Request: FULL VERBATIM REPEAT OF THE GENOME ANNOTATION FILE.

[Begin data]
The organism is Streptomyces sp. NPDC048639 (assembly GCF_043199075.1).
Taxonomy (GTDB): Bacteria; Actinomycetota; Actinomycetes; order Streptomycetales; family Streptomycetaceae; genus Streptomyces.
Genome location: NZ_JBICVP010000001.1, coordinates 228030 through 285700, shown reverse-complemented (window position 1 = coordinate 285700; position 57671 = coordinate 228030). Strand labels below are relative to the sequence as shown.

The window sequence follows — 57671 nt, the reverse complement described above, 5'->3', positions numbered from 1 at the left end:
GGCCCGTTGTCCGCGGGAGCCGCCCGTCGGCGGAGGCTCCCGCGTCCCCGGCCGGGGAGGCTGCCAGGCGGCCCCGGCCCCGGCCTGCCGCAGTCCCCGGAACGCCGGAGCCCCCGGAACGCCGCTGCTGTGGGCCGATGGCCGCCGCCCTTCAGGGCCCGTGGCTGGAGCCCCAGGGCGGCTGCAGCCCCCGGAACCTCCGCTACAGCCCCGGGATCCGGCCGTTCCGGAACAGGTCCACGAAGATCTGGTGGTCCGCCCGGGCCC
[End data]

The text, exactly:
The organism is Streptomyces sp. NPDC048639 (assembly GCF_043199075.1).
Taxonomy (GTDB): Bacteria; Actinomycetota; Actinomycetes; order Streptomycetales; family Streptomycetaceae; genus Streptomyces.
Genome location: NZ_JBICVP010000001.1, coordinates 228030 through 285700, shown reverse-complemented (window position 1 = coordinate 285700; position 57671 = coordinate 228030). Strand labels below are relative to the sequence as shown.

The window sequence follows — 57671 nt, the reverse complement described above, 5'->3', positions numbered from 1 at the left end:
GGCCCGTTGTCCGCGGGAGCCGCCCGTCGGCGGAGGCTCCCGCGTCCCCGGCCGGGGAGGCTGCCAGGCGGCCCCGGCCCCGGCCTGCCGCAGTCCCCGGAACGCCGGAGCCCCCGGAACGCCGCTGCTGTGGGCCGATGGCCGCCGCCCTTCAGGGCCCGTGGCTGGAGCCCCAGGGCGGCTGCAGCCCCCGGAACCTCCGCTACAGCCCCGGGATCCGGCCGTTCCGGAACAGGTCCACGAAGATCTGGTGGTCCGCCCGGGCCC